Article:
Profile                                                                Page 47


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 profile_De La Torre
Xavier De La Torre



When a deep freeze last February enveloped West Texas and caused widespread flooding and broken pipes in schools and homes, the Socorro Independent School District had to shut down for three days. To make up lost time, Superintendent Xavier De La Torre opted to run school during spring break, rather than on scattered federal holidays, to give students concentrated instructional time leading up to state exams.

A strategic solution, for sure, but one he now counts as a significant gaffe.

It represents a rare public misstep for the passionate and personable school leader. Openness and transparency have been hallmarks of De La Torre’s operating style in this growing urban system of 44,000 students in eastern El Paso. The 43 schools have a 90 percent Latino population.

De La Torre, a second-generation Latino whose parents migrated from Mexico in 1962, came to Socorro in 2009 from a series of administrative posts in California. He was greeted by low staff morale and little community support (five superintendents had served in quick succession).

The new superintendent moved quickly to begin a turnaround by opening communication channels with the staff, community and board and by instituting new ways to hire the best employees and establish equity in staff-student ratios.
One of De La Torre’s greatest accomplishments, given the economic climate, was the passage of a state record $297 million bond in May. The money will alleviate overcrowded conditions by constructing new schools and modernizing others to deal with the influx of an additional 1,500 students annually.

In his short time in El Paso, the superintendent has become active in the community, serving on several boards. The chamber of commerce president, Richard Dayoub, says he has come to recognize De La Torre’s penchant for “thoughtful, intelligent, honest and direct opinions.”

This was exhibited in the months leading up to the vote, Dayoub says. “The superintendent told the voters that if they want a quality education and a quality environment, such as the richer districts have with lots of labs and technology, and if they want their children to be competitive, they must vote for the bond issue.”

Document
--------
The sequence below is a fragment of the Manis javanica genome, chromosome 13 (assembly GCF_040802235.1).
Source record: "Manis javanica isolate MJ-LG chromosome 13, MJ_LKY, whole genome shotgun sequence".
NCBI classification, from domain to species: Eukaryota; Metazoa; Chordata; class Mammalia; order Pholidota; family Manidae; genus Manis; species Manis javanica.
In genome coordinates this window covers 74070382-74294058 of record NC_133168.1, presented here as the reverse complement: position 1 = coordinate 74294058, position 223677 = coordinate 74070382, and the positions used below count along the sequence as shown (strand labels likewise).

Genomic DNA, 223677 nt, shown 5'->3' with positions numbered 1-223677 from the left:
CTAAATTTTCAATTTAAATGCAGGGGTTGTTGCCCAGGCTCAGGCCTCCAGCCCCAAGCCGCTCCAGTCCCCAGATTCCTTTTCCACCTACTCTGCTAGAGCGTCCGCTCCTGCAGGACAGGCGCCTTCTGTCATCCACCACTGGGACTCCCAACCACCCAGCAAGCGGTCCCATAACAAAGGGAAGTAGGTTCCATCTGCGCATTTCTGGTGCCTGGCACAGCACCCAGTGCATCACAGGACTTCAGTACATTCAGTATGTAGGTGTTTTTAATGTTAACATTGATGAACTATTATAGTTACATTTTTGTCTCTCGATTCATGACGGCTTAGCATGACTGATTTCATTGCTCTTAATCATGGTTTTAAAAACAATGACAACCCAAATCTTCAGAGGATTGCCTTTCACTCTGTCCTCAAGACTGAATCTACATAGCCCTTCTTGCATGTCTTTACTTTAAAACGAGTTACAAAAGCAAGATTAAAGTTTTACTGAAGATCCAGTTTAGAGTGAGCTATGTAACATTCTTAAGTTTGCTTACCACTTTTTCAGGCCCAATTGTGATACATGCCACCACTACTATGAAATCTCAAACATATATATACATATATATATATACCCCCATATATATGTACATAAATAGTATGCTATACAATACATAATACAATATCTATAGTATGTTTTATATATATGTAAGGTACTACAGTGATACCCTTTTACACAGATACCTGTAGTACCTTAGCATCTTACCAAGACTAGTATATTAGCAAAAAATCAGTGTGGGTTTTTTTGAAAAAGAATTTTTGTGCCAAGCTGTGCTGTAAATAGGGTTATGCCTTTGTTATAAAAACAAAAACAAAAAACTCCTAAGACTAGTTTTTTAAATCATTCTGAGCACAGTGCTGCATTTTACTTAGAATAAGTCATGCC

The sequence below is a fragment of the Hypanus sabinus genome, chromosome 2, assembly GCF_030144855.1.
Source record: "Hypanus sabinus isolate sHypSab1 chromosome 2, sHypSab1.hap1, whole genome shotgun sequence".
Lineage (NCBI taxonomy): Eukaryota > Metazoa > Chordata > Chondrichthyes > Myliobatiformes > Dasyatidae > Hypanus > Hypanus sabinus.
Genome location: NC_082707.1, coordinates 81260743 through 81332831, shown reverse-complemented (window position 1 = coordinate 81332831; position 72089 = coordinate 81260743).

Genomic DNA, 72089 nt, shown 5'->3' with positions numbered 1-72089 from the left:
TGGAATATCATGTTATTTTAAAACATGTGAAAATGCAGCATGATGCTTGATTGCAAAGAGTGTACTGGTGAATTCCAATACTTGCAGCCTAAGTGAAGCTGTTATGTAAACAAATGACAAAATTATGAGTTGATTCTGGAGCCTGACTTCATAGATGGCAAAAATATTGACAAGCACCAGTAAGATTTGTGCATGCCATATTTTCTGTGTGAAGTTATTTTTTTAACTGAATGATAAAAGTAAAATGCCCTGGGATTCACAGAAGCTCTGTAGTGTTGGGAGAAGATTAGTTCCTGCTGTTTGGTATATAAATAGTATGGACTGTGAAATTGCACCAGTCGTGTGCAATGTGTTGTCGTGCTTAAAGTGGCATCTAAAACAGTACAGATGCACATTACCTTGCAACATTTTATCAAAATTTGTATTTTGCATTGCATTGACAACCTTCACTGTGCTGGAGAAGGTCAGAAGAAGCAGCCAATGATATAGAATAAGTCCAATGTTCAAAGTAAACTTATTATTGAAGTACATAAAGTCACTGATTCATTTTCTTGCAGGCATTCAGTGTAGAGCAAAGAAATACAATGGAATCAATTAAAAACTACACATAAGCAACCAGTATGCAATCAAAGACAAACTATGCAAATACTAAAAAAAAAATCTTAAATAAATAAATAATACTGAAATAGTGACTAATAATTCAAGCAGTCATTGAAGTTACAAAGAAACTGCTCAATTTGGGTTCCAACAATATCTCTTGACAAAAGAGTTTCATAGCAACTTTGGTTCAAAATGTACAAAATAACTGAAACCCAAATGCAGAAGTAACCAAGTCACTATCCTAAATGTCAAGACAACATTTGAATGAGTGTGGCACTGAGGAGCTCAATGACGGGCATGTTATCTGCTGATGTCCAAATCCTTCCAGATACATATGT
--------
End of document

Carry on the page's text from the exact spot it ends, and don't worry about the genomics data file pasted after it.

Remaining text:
In his first year, De La Torre cut $2 million out of the district’s payroll, using attrition and reassignment of personnel. “There was gross overstaffing” at the central office, he says.

Glenda Hawthorne, president of the Socorro Education Association, says the bond success could be attributed to the public confidence he built in short order. “He has a way of dealing with sticky situations,” she explains. “If he has to say no, he does it by explaining the reason. He doesn’t destroy anyone’s self-confidence and belittle them.”

De La Torre prefers to surround himself “with people of differing opinions. I want resistance, dialogue and conflict. From that we have a better chance of emerging with something innovative and brilliant.”

Socorro has made great strides. In both 2009 and 2010, the district was named a finalist for the Broad Prize for Urban Education, garnering $500,000 in scholarship money. Last year, 37 of 39 schools were named recognized or exemplary schools by the state of Texas.

The superintendent, a former coach, still enjoys throwing a football around with kids and tries to maximize time in the classrooms, saying, “That’s where the magic happens.”

Marian Kisch is a freelance writer in Chevy Chase, Md. E-mail:


Currently: superintendent, Socorro Independent School District, El Paso, Texas

Previously: associate superintendent for human resources, Elk Grove, Calif.

Age: 48

Greatest influence on career: Steven Ladd, superintendent in Elk Grove, Calif. He’s a team builder and a remarkable human being who lives and leads with fidelity.

Best professional day: Learning that 37 of 39 eligible schools received a rating of recognized or exemplary from the Texas Education Agency in my first year as superintendent.

Books at bedside: The Four-Hour Body by Timothy Ferriss and In the Garden of Beasts by Erik Larson

Biggest Blooper: Deciding to make up three school days missed in February as a result of inclement weather during the students’ spring break without a lot of input from the parents. I was taken to the woodshed by more than one parent that week.

Why I'm an AASA member: My interest in continuing to grow professionally and networking with others who are “living the dream.”



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